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THU0530 Characterization of a cohort of psoriatic juvenile idiopathic arthritis patients from a paediatric university hospital in spain
  1. S Hernández-Baldizόn1,
  2. A Zacarías-Crovato2,
  3. V Torrente-Segarra3,
  4. J Calzada-Hernández2,
  5. J Sanchez Manubens2,
  6. E Iglesias2,
  7. R Bou Torrent2,
  8. J Anton2
  1. 1Rheumatology, Juaneda Miramar Hospital, Palma de Mallorca
  2. 2Paediatric Rheumatology Unit, Sant Joan de Deu University Hospital, (Esplugues)Barcelona
  3. 3Rheumatology, Moises Broggi General Hospital, Hospitalet de Llobregat, Spain


Background Juvenile Psoriatic Arthritis (JPsoA) is a subtype of Juvenile Idiopathic Arthritis (JIA) present in 7% of JIA patients (1). Psoriasis is present in 0.5–1% of children. Diagnosis is often difficult, with the articular manifestations often preceding skin disease by years. Data is scarce in the Spanish population.

Objectives Describe demographical and clinical caracteristics of our cohort of JPsoA.

Methods Descriptive, transversal study of patients attended from 1/2012–12/2016. Included were all complyers with ILAR Criteria (2) for JPsoA (Edmonton 2001). We also included the Wallace Criteria for clinical inactive disease (3) as a variable and endpoint. Data were included and analyzed using SPSS MAC 20.

Results 31 patients were included: 18 (59%) girls, 13 (41%) boys. All Caucasian. They comprised 5% of all our JIA patients in that period.

Mean age at diagnosis was 7.4 years. All were RF-; 9 (29%) ANA+; 4 (12.9%) HLA-B27+; articular onset 17 (55%) and cutaneous onset 14 (45%). 9 (29%) had Temporomandibular Joint (TMJ) symptoms: 5 (16%) had pain and 4 (12.9%) had a positive MRI for TMJ synovitis.

Plaque psoriasis 14 (45%), guttata 3 (9.6%) and 3 (9.6%) had both. Dactylitis 8 (26.6%); enthesitis 6 (19.35%). Joint disease was mainly oligoarticular 15 (48%), monoarticular 14 (45%) and polyarticular 1 (3.2%). Axial disease 4 (12.9%) at follow-up. 7 (22.5%) uveitis; 5 (77%) were ANA +. 3 (9.6%) onicodistrophia and 6 (19.3%) enthesitis.

All patients received NSAIDs; 30 (96%) methotrexate; 6 (19.3%) switched to leflunomide. 16 (51.6%) received biologic treatment and 9 (29%) more than one. Articular debutants 10 (32.2%) received biologic treatment more than the those with cutaneous onset 6 (19.35%). We report 3 (9.6%) anti-TNF/paradoxal psoriasis events.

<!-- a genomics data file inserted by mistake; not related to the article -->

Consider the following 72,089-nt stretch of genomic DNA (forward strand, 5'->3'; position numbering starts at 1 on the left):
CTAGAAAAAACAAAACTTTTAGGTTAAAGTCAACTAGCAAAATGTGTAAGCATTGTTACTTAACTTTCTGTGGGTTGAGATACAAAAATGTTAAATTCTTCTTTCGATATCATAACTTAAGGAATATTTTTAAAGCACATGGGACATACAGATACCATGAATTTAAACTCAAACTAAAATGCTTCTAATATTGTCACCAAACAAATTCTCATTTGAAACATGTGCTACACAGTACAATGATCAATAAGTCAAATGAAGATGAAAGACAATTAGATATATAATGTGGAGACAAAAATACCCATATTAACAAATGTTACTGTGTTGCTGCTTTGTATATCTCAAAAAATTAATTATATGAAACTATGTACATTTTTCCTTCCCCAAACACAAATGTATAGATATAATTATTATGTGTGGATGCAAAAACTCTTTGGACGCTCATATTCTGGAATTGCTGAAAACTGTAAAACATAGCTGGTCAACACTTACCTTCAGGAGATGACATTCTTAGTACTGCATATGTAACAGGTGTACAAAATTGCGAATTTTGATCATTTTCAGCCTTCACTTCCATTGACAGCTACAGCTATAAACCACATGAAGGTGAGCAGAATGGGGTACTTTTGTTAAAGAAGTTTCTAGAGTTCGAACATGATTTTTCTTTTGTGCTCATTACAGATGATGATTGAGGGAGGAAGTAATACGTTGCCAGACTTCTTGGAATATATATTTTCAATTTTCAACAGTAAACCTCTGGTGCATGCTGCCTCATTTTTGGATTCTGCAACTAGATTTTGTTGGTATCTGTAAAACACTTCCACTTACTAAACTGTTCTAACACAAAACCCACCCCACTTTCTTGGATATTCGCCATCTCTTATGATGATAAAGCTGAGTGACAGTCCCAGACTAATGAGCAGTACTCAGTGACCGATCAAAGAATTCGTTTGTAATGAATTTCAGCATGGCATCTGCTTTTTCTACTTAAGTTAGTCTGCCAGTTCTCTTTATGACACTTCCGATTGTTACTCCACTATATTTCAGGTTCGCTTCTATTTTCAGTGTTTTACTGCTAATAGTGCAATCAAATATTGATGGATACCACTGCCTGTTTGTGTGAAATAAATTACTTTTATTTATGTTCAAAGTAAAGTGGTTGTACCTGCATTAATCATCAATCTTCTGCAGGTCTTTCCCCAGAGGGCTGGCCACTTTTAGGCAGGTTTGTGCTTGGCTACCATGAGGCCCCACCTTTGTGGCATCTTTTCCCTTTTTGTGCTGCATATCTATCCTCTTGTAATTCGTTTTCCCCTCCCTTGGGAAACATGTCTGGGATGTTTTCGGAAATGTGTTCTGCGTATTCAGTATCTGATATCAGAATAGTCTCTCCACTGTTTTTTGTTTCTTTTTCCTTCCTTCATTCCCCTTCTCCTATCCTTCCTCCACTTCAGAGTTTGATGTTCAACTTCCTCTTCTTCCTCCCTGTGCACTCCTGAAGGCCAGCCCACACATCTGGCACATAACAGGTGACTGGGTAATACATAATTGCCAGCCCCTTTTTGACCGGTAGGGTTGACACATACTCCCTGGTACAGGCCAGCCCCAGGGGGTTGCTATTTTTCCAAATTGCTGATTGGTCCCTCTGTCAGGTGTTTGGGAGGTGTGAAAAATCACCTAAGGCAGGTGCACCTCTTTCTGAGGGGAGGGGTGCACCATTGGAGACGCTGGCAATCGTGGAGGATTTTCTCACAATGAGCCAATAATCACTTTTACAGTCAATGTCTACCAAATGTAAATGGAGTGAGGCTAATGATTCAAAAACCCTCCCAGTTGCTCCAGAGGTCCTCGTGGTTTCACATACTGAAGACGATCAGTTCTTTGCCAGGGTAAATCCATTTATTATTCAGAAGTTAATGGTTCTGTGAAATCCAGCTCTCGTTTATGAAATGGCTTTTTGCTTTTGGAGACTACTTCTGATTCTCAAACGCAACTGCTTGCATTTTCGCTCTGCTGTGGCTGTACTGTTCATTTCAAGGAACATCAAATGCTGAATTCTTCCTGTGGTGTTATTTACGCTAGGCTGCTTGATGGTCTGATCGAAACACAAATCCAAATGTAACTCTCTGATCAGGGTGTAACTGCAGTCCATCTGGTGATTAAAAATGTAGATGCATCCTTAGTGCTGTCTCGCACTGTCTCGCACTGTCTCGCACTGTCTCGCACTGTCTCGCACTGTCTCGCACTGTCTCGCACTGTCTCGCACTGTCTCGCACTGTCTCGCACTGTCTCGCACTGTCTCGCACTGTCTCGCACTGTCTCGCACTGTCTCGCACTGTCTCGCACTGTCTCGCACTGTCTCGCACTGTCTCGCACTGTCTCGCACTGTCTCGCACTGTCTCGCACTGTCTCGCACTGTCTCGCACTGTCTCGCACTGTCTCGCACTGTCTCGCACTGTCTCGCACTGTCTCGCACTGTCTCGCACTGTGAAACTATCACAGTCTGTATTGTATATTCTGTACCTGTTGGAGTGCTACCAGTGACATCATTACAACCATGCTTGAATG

Wallace Inactivity Criteria were achieved in 25 (80.6%), with no differences between the biologic and DMARDS groups in time up to Achieving Wallace Criteria (TimeWall). TMJ positive MRI did have a negative effect on TimeWall with 2 (66.6%) ≥8 yr (8, 11y) to TimeWall.

Conclusions We describe the clinical features and demographics of a series of spanish JPsoA patients. We found more oligoarticular and monoarticular involvement and an important presence of enthesitis and dactylitis; higher frecuency of uveitis than published data (22.5% vs. 10–15%). Some were ANA-, reinforcing the need for screening. More than half required biologic treatment, and several cases we needed to switch drugs. Almost 60% of the patients were girls. Articular onset was associated with more active, harder to treat disease. TMJ positive RMI was associated with longer TimeWall. However, Wallace Criteria were not achieved globally.


  1. T.R.Southwood, R.E. Petty, P.N. Malleson, et al. Psoriatic arthritis in children, Arthritis Rheum. 32 (1989) 1007–1013.

  2. Petty RE, Southwood TR, Manners P, et al. ILAR Classification of Juvenile Idiopathic Arthritis: second revision, Edmonton 2001, J. Rheumatol. 31 (2004) 390–392.

  3. Wallace CA, Giannini GH, Et Al. American College of Rheumatology provisional criteria for defining clinical inactive disease in select categories of juvenile idiopathic arthritis. Arthritis Care Res (Hoboken). 2011 Jul;63(7):929–36.


Disclosure of Interest None declared

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